King County Executive Ron Sims has proclaimed Feb.7 "Black HIV/AIDS Awareness and Information Day." Local Black leaders and organizations are responding to the impact of HIV and AIDS in King County's African American communities by encouraging residents to get educated, get involved, get tested and get treated.
"Let's use Feb. 7 as an opportunity to recognize that HIV and AIDS disproportionately affects the Black community, which is a crisis for African Americans and for all of us," Sims said. "We must show our caring for our family and friends by insisting that they learn about HIV, including their HIV status."
For information about HIV and testing call the HIV/STD Hotline at 206-205-7837.
"In King County, African Americans and foreign-born Blacks make up 22 percent of new HIV cases, though they are only 6.5 percent of our county's population," said Dr. Bob Wood, HIV/AIDS Program Director for Public Health in Seattle and King County.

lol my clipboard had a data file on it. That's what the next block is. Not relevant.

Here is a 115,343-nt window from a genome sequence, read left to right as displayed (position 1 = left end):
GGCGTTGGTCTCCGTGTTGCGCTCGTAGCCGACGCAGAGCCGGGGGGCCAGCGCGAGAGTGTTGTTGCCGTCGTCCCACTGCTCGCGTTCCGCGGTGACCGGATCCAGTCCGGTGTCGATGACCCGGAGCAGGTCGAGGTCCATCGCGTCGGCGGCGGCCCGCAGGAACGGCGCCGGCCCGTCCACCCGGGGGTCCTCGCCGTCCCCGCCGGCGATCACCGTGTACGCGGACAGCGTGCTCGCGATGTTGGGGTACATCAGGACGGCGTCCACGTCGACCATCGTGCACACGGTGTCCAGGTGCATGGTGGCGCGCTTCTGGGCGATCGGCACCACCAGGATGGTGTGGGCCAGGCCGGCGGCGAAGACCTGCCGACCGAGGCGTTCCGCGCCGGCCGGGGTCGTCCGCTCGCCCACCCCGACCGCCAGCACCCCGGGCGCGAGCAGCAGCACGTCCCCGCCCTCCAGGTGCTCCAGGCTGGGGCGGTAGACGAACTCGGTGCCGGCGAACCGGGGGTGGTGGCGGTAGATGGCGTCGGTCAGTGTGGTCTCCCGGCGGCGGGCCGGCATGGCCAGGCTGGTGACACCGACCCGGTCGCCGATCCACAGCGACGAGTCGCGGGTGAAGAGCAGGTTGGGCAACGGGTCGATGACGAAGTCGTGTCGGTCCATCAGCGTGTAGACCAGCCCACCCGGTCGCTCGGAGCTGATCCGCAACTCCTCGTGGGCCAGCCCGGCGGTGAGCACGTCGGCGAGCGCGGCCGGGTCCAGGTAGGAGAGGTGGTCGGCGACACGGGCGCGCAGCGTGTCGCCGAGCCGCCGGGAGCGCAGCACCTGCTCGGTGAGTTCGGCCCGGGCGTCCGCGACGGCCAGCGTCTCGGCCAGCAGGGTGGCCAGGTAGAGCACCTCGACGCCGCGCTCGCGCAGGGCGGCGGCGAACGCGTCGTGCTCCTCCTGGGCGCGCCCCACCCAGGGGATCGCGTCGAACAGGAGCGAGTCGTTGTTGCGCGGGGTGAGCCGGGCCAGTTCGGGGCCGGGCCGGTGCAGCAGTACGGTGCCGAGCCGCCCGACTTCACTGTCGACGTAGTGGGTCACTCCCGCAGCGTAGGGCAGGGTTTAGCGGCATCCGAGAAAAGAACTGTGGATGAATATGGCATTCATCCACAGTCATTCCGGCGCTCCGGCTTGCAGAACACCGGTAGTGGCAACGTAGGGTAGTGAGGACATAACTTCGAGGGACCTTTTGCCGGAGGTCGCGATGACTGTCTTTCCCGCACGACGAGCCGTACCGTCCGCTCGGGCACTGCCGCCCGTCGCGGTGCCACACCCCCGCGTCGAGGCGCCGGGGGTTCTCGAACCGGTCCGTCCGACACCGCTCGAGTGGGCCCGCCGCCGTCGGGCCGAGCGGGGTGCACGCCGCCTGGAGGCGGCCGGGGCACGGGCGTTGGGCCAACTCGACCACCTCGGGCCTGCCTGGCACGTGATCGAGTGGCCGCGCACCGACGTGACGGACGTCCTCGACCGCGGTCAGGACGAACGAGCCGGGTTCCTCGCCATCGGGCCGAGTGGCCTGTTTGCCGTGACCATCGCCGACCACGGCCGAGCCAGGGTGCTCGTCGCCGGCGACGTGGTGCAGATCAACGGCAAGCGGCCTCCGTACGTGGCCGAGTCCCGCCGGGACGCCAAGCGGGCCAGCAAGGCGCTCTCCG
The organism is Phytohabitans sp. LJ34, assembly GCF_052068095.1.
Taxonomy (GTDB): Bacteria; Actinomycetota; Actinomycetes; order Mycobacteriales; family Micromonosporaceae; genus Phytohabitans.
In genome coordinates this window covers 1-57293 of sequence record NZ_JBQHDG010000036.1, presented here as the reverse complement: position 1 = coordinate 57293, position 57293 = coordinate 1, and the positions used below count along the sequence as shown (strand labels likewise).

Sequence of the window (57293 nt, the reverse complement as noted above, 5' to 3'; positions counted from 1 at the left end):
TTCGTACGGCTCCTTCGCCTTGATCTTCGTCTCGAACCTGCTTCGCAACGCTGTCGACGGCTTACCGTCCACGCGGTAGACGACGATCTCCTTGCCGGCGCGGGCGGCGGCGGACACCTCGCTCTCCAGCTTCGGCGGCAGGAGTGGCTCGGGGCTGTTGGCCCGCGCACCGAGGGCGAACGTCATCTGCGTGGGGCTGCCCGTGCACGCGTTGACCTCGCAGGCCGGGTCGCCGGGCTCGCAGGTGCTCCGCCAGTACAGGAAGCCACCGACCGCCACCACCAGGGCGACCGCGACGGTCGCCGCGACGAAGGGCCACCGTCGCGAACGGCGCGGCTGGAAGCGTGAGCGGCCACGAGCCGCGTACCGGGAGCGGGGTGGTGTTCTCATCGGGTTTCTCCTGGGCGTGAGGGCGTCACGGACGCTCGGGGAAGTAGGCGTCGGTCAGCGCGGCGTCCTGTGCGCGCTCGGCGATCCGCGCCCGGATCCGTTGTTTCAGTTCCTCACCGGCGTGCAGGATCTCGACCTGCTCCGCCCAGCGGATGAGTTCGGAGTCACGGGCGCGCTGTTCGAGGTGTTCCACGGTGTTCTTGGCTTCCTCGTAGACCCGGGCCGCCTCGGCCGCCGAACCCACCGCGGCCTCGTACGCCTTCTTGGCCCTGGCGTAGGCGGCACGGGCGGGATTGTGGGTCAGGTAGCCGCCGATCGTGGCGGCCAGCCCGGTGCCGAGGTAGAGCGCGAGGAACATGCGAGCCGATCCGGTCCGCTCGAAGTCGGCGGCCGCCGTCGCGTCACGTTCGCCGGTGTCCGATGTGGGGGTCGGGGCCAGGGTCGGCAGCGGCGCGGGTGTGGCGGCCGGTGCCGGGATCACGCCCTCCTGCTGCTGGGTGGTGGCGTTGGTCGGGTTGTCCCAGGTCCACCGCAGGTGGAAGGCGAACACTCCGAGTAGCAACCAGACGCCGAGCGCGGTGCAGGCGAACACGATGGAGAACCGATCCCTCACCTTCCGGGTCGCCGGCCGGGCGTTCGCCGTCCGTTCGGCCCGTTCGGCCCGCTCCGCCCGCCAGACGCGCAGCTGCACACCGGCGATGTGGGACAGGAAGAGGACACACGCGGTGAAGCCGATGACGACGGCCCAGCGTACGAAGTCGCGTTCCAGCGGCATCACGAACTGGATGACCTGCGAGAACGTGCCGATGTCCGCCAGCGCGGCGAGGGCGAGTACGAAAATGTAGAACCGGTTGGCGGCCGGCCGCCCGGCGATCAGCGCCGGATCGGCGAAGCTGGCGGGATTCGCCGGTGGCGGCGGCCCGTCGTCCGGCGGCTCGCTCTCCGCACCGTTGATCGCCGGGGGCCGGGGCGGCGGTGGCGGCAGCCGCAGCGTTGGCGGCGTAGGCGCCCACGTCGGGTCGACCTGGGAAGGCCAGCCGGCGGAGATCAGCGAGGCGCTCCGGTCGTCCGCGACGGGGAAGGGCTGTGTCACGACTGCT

"Nationally, the statistics are even more alarming. African Americans make up approximately 12 percent of the population, yet almost half of all new AIDS cases reported in this country are among members of the Black community." Feb. 7 is also National Black HIV/AIDS Awareness and Information Day and Seattle is one of more than 300 urban centers across the U.S. planning events to call attention to the problem and seek solutions to halt the epidemic.
To learn more about the crisis, visit the Black Leadership Council's Web site at www.metrokc.gov/health/apu/blc/index.htm or visit www.blackaidsday.org to learn more about National Black HIV/AIDS Awareness Day.